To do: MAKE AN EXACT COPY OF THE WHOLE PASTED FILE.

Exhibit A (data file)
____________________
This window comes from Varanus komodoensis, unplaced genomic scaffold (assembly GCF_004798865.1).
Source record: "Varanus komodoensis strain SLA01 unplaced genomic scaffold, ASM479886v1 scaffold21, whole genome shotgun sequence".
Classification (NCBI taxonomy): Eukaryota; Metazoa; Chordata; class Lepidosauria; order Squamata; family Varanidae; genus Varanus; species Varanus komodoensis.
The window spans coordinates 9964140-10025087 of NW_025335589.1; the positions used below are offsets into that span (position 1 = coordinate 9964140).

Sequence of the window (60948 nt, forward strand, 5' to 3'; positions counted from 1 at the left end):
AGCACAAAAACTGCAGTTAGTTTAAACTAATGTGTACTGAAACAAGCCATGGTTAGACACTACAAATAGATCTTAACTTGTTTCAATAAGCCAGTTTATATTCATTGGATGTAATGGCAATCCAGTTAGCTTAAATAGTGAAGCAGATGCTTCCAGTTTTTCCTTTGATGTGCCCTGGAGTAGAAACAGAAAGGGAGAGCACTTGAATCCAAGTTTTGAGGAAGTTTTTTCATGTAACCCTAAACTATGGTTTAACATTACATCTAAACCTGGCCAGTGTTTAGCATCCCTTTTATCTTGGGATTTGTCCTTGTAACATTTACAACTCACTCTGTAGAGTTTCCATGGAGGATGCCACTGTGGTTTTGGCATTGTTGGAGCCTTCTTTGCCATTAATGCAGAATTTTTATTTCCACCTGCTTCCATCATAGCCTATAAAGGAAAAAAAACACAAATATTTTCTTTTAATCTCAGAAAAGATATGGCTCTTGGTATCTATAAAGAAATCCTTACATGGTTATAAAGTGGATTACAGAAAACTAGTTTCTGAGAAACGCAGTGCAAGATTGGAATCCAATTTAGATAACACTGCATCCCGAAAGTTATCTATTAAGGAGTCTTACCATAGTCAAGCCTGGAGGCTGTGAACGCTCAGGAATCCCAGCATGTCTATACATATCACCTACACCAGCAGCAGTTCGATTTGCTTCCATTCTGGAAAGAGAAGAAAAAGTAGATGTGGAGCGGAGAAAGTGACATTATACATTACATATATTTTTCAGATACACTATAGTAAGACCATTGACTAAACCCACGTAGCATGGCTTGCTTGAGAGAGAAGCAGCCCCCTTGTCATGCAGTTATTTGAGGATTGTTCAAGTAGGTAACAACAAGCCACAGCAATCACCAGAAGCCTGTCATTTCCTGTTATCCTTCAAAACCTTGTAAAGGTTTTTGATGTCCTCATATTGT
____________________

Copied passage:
This window comes from Varanus komodoensis, unplaced genomic scaffold (assembly GCF_004798865.1).
Source record: "Varanus komodoensis strain SLA01 unplaced genomic scaffold, ASM479886v1 scaffold21, whole genome shotgun sequence".
Classification (NCBI taxonomy): Eukaryota; Metazoa; Chordata; class Lepidosauria; order Squamata; family Varanidae; genus Varanus; species Varanus komodoensis.
The window spans coordinates 9964140-10025087 of NW_025335589.1; the positions used below are offsets into that span (position 1 = coordinate 9964140).

Sequence of the window (60948 nt, forward strand, 5' to 3'; positions counted from 1 at the left end):
AGCACAAAAACTGCAGTTAGTTTAAACTAATGTGTACTGAAACAAGCCATGGTTAGACACTACAAATAGATCTTAACTTGTTTCAATAAGCCAGTTTATATTCATTGGATGTAATGGCAATCCAGTTAGCTTAAATAGTGAAGCAGATGCTTCCAGTTTTTCCTTTGATGTGCCCTGGAGTAGAAACAGAAAGGGAGAGCACTTGAATCCAAGTTTTGAGGAAGTTTTTTCATGTAACCCTAAACTATGGTTTAACATTACATCTAAACCTGGCCAGTGTTTAGCATCCCTTTTATCTTGGGATTTGTCCTTGTAACATTTACAACTCACTCTGTAGAGTTTCCATGGAGGATGCCACTGTGGTTTTGGCATTGTTGGAGCCTTCTTTGCCATTAATGCAGAATTTTTATTTCCACCTGCTTCCATCATAGCCTATAAAGGAAAAAAAACACAAATATTTTCTTTTAATCTCAGAAAAGATATGGCTCTTGGTATCTATAAAGAAATCCTTACATGGTTATAAAGTGGATTACAGAAAACTAGTTTCTGAGAAACGCAGTGCAAGATTGGAATCCAATTTAGATAACACTGCATCCCGAAAGTTATCTATTAAGGAGTCTTACCATAGTCAAGCCTGGAGGCTGTGAACGCTCAGGAATCCCAGCATGTCTATACATATCACCTACACCAGCAGCAGTTCGATTTGCTTCCATTCTGGAAAGAGAAGAAAAAGTAGATGTGGAGCGGAGAAAGTGACATTATACATTACATATATTTTTCAGATACACTATAGTAAGACCATTGACTAAACCCACGTAGCATGGCTTGCTTGAGAGAGAAGCAGCCCCCTTGTCATGCAGTTATTTGAGGATTGTTCAAGTAGGTAACAACAAGCCACAGCAATCACCAGAAGCCTGTCATTTCCTGTTATCCTTCAAAACCTTGTAAAGGTTTTTGATGTCCTCATATTGT